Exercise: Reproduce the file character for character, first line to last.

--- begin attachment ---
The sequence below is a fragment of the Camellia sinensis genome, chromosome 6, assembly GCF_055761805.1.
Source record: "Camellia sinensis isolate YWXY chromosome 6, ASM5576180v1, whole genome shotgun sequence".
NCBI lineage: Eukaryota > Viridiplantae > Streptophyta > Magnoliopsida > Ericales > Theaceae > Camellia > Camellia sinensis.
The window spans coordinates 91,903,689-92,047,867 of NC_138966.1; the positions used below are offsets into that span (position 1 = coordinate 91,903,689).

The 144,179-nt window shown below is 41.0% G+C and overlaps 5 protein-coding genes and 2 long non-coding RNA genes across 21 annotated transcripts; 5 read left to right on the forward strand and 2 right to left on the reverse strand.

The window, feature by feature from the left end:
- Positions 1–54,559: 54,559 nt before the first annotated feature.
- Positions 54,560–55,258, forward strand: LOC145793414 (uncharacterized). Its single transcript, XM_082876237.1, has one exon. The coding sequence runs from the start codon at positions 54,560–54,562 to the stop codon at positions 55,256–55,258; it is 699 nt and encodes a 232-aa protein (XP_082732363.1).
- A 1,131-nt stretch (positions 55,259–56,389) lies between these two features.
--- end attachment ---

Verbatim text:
The sequence below is a fragment of the Camellia sinensis genome, chromosome 6, assembly GCF_055761805.1.
Source record: "Camellia sinensis isolate YWXY chromosome 6, ASM5576180v1, whole genome shotgun sequence".
NCBI lineage: Eukaryota > Viridiplantae > Streptophyta > Magnoliopsida > Ericales > Theaceae > Camellia > Camellia sinensis.
The window spans coordinates 91,903,689-92,047,867 of NC_138966.1; the positions used below are offsets into that span (position 1 = coordinate 91,903,689).

The 144,179-nt window shown below is 41.0% G+C and overlaps 5 protein-coding genes and 2 long non-coding RNA genes across 21 annotated transcripts; 5 read left to right on the forward strand and 2 right to left on the reverse strand.

The window, feature by feature from the left end:
- Positions 1–54,559: 54,559 nt before the first annotated feature.
- Positions 54,560–55,258, forward strand: LOC145793414 (uncharacterized). Its single transcript, XM_082876237.1, has one exon. The coding sequence runs from the start codon at positions 54,560–54,562 to the stop codon at positions 55,256–55,258; it is 699 nt and encodes a 232-aa protein (XP_082732363.1).
- A 1,131-nt stretch (positions 55,259–56,389) lies between these two features.